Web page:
MEASUREMENT OF BLOOD PRESSURE Reliable measurements of blood pressure depend on attention to the details of the technique and conditions of the measurement. Proper training of observers, positioning of the patient, and selection of cuff size are essential. Owing to recent regulations preventing the use of mercury because of concerns about its potential toxicity, most office measurements are made with aneroid sphygmomanometers or with oscillometric devices. These instruments should be calibrated periodically, and their accuracy confirmed. Before the blood pressure measurement is taken, the individual should be seated quietly in a chair (not the exam table) with feet on the floor for 5 min in a private, quiet setting with a comfortable room temperature. At least two measurements should be made. The center of the cuff should be at heart level, and the width of the bladder cuff should equal at least 40% of the arm circumference; the length of the cuff bladder should be enough to encircle at least 80% of the arm circumference. It is important to pay attention to cuff placement, stethoscope placement, and the rate of deflation of the cuff (2 mmHg/s). Systolic blood pressure is the first of at least two regular “tapping” Korotkoff sounds, and diastolic blood pressure is the point at which the last regular Korotkoff sound is heard. In current practice, a diagnosis of hypertension generally is based on seated, office measurements.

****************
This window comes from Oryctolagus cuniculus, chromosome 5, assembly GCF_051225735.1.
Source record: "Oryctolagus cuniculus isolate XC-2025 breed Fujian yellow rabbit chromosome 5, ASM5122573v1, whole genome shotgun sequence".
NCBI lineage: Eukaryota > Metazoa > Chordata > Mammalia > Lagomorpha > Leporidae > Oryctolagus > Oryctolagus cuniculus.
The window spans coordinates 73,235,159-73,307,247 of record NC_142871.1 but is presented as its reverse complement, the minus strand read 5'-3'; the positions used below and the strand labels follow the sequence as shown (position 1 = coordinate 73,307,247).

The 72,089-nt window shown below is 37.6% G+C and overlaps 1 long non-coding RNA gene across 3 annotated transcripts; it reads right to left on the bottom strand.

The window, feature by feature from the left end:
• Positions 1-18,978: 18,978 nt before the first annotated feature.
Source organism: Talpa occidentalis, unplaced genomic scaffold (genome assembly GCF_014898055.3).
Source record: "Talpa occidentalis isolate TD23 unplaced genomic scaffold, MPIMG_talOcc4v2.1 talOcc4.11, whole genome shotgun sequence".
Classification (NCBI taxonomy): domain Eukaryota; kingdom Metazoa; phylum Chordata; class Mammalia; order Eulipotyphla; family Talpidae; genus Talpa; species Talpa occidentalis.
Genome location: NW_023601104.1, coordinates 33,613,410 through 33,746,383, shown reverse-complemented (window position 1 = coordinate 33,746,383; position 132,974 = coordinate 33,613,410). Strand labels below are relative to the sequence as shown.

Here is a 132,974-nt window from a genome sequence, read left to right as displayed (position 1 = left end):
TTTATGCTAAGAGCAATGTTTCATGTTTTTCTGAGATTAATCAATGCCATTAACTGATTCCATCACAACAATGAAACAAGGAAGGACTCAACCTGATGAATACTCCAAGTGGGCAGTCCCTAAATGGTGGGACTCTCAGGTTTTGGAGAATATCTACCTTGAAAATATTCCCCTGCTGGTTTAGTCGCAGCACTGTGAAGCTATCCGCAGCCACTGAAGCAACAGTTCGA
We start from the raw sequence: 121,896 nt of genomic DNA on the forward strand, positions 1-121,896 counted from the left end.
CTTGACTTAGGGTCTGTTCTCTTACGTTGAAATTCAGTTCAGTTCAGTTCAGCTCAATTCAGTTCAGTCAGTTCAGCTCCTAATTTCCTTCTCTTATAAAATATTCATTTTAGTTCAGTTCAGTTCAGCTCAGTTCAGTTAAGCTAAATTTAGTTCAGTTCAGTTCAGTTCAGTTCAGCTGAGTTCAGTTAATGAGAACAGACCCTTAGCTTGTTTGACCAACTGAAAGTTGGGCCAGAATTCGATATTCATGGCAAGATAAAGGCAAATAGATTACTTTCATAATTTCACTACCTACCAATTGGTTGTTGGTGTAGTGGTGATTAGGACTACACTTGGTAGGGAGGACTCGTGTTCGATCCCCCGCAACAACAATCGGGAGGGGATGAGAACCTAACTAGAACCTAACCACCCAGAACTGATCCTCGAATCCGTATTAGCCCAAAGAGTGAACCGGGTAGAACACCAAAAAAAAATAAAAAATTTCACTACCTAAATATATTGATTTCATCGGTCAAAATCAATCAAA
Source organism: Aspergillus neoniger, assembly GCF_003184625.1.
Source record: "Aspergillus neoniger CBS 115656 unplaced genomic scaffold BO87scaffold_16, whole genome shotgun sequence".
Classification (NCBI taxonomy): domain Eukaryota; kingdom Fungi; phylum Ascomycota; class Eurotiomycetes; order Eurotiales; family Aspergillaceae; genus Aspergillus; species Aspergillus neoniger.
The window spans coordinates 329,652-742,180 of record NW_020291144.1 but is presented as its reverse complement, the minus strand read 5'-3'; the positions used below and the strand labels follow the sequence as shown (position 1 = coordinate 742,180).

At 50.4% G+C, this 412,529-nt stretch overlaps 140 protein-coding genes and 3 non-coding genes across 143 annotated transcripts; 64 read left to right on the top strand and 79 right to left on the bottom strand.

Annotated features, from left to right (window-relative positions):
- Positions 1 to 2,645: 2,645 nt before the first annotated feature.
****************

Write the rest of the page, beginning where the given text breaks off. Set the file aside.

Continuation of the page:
Currently available ambulatory monitors are fully automated, use the oscillometric technique, and typically are programmed to take readings every 15–30 min. Twenty-four-hour ambulatory blood pressure monitoring more reliably predicts cardiovascular disease risk than do office measurements. However, ambulatory monitoring is not used routinely in clinical practice and generally is reserved for patients in whom white coat hypertension is suspected. The Seventh Report of the Joint National Committee on Prevention, Detection, Evaluation, and Treatment of High Blood Pressure (JNC 7) has also recommended ambulatory monitoring for treatment resistance, symptomatic hypotension, autonomic failure, and episodic hypertension.